On the other hand, the most radical ideals of the Moslem Brotherhood don’t seem to be materializing. As is generally true of politicans, Mohamed Morsi has come face-to-face with political realities and that produces compromise. Morsi has made some of his own adjustments that involve backing away from some of his campaign promises. On of these compromises appears to be dropping the idea of changing the peace treaty with Israel. Such an adaptation takes a step toward a more peaceful Middle East.
In addition, recent visits by Secretary Hillary Clinton and Defense Secrerary Leon Penetta seem to be paying off in an unexpected way. In a recent blog, I noted Clinton got a nasty reception from Cairo demonstrators. However, she did come down on the side of constitutional government which put her on Morsi’s side in that struggle. During the visit, she warned of security issues in the Sinai and offered American help. Subsequently, terrorist gunmen in the Sinai attacked Egyptian border posts and comandeered two military vehicles used to storm the Israeli border. The unanticipated attacks deeply shook Morsi’s government. Morsi’s response is now viewed as an important test of the nascent presidency.
Indicating a renewned confidence in the United States, Egypt has now accelerated talks about American assistance in protecting the Sinai, including acquiring military equipment with electronic and aerial surveilance as well as police training. The American State Department warned that the Sinai is being used as a base for smuggling arms into Gaza for Palestinian extremists. Moreover, the USA has 700 American soliders in the Sinai as part of an international peacekeeping force in the area. Secretary Clinton expressed concern about the welfare of these American troops. While Egypt has always been sensitive about American direct involvment in its security, they do receive $1.5 billion dollars a year in assistance.
Egyptian troops, light tanks, attack helicopters are now pouring into the Sinai desert to root out the increasingly agressive Islamic militants. Egypt’s military action reflects a key provision of the l979 peace treaty which promised the demilitarization of the Sinai peninsula. Egypt’s push to secure the border is an important step indicating a continuing alliance with both America and Israel.
Morsi’s govenment’s actions seems to indicate the train may be back on the track in terms
of American and Israeli relationships. The next question is where the train is actually going.
Question: Is it possible for Egypt to come out of the current struggle in better shape than was previously thought?
Filed under Christians, Forgivness, History, Introductions, middle east, Peace, Prayer, Redemption, Travels
BOOKS YOU’LL LOVE: THE STORY BEHIND THE STORY
The Assassins features three Russian killers: Alex Orlov, Sergei Lapin, and Nikolai Markov. The books notes a “remarkable sameness” in these men because I attempted to pattern them after Russians I met in different capacities during my travels in the Soviet Union. I saw pudgy-cheeked men, fattened from eating too much pastry and a consumption of vodka and cognac that to this day remains legendary. Often, one sees eyebrows that remind an observer of Leonid Brezhnev. Plum cheeks squeezing the eyes are in every public setting.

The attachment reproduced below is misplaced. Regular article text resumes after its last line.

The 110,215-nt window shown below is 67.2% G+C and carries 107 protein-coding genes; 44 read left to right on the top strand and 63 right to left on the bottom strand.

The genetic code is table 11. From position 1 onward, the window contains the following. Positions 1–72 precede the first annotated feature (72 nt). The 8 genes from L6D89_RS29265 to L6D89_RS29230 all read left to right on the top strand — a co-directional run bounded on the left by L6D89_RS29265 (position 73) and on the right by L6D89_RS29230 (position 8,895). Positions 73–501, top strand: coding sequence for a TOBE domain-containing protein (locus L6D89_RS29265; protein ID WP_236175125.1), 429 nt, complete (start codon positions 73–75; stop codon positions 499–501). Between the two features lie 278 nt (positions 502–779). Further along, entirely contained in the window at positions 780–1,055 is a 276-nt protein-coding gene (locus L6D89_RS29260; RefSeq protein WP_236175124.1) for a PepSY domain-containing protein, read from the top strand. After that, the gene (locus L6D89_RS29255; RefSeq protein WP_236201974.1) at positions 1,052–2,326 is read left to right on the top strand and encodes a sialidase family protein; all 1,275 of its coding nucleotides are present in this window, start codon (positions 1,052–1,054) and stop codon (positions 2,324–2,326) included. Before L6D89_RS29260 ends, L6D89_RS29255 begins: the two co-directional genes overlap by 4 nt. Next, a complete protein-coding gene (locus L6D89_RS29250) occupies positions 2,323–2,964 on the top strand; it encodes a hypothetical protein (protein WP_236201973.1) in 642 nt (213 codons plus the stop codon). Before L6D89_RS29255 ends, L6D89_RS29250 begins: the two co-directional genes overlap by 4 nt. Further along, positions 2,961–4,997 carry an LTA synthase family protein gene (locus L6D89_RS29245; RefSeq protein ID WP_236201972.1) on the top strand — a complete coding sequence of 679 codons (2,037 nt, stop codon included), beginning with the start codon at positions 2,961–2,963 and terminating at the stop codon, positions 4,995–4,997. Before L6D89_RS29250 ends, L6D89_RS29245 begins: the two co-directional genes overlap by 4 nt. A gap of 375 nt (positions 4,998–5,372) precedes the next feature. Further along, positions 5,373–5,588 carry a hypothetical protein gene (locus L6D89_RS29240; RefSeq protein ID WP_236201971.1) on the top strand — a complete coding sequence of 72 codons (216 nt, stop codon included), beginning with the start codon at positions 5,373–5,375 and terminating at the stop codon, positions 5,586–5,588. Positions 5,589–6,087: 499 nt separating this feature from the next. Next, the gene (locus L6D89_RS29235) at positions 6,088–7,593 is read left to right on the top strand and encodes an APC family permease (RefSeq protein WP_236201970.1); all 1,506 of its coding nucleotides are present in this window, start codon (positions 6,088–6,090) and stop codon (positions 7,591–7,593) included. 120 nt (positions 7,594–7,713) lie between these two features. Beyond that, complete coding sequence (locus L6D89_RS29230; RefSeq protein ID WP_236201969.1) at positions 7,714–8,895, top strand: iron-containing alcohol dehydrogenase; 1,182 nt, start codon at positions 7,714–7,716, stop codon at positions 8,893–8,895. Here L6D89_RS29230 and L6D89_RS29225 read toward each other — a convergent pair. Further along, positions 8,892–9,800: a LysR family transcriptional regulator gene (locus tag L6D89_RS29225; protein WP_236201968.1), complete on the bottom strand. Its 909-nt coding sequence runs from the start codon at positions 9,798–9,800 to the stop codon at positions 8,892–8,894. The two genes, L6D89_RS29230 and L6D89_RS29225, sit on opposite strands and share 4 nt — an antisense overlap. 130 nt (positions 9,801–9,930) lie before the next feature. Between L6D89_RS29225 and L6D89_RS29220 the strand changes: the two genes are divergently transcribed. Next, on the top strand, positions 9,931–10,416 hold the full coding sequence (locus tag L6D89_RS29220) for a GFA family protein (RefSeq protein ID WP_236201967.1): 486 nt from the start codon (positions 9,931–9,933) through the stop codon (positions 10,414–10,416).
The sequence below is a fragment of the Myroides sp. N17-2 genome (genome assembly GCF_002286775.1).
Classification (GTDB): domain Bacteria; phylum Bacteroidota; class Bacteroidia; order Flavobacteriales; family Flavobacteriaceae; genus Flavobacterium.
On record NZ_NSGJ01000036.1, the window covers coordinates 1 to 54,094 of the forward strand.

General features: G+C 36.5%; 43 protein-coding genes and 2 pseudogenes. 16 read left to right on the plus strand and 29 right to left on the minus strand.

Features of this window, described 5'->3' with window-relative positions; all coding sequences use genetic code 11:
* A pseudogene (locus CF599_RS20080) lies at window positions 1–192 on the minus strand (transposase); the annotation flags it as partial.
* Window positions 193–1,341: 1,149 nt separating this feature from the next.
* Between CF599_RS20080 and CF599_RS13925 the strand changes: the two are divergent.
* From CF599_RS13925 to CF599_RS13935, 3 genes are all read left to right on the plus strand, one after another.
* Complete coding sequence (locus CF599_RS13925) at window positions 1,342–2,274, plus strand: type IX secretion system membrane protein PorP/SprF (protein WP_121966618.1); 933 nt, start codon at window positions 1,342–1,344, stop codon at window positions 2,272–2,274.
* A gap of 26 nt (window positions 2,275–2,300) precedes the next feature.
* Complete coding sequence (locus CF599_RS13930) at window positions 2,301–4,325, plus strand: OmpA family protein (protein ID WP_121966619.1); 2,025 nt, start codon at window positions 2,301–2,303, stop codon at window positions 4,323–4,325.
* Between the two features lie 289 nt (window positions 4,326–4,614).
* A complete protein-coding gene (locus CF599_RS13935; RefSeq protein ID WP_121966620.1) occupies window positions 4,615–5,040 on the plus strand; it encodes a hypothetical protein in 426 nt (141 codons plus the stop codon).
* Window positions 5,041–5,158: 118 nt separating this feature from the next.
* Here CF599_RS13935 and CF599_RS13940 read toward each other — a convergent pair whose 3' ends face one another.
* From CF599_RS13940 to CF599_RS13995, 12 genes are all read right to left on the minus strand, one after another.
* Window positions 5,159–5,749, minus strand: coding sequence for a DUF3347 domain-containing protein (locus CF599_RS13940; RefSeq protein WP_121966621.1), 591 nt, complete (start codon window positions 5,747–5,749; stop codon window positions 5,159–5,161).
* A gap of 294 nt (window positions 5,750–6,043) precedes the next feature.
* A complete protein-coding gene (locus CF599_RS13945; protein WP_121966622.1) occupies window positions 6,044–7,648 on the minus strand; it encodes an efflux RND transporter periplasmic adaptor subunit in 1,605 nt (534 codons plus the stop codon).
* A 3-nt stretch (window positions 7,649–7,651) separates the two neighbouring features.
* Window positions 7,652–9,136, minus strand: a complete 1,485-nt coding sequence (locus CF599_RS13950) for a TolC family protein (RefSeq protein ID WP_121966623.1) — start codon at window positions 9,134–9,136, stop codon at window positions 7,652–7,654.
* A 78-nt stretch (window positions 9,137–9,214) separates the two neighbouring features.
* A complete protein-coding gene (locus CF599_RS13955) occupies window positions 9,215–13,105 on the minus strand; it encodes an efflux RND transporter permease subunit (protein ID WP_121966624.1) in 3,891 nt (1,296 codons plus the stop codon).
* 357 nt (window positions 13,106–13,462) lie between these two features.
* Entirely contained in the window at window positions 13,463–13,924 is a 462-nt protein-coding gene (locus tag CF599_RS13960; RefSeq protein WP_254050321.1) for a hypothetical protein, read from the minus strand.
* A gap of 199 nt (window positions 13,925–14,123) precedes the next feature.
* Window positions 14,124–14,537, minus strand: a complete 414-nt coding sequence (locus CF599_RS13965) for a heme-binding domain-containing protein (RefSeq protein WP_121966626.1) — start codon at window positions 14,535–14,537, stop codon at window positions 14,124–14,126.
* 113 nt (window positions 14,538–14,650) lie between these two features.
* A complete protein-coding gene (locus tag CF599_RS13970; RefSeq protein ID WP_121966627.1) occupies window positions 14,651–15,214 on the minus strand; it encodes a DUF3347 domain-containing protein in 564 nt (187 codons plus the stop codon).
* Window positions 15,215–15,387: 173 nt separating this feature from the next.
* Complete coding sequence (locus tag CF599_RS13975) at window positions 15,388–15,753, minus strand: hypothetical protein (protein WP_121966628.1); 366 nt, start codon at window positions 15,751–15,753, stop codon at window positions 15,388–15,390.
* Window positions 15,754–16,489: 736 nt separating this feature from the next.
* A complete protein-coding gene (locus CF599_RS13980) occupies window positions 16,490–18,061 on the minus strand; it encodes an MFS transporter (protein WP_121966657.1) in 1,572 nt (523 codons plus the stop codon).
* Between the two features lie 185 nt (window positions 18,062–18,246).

Why so similar and predicable?
Because that’s the way Russian society looks. Too much lard and grease in the diet.
As I traveled from Moscow to Minsk and on to St. Petersburg, I found the travel guides tried to impress me on how affluent their society really was. However, once you strolled down the main street of any city and then turned down a side street, you immediately realized that there weren’t any curbing on the streets. A visit to Kum’s Department store near the Kremlin revealed not a plush mall, but stalls boxed together like a flea market. During the Stalinist era, all resources went into armaments and the rest of the society dangled on the end of a thin thread. The Russian heritage had been to create illusions that were nothing more than cardboard and plywood store fronts with nothing behind them.
I wanted these assassins to fit the scenery that exists behind the illusions. Some years ago Gorbachev was briefly deposed by men in the Kremlin who appeared on television wearing the same gray suits, sitting together discussing why Gorbachev had to go. I think that particular coupe last three days, but during that time we got to see plenty of the “grayness” of official Soviet bureaucracy. My three assassins reflect the same bland, meaninglessness of the Soviet system.
Someone might protest that these three killers seem flat, colorness, and animalistic. Correct. Americans have become adjusted to exciting villians in the movies. We get everything from the Joker to Hannibal Lecter. We’ve come to expect exciting and challenging “bad guys.”
Even Vito Corleone and his sons became the anti-heros who were better than the other criminals so we ended up cheering for the Corlione family. Are genuine real-life criminals like this?
For some time I worked as a counselor in a 3,000 prisoner institution. At the end of the day, I’d generally went home depressed. The vast majority of the prisioners were not very bright and many were borderline normal. Their crimes were stupid and their behavior often ridiculous. Once they were released, many quickly returned for crimes ranging from shop lifting to holding up a small grocery store with a toy pistol. Coming from broken and deprived homes, their behavior tended to be predictable, meaningless, and often frighteningly destructive.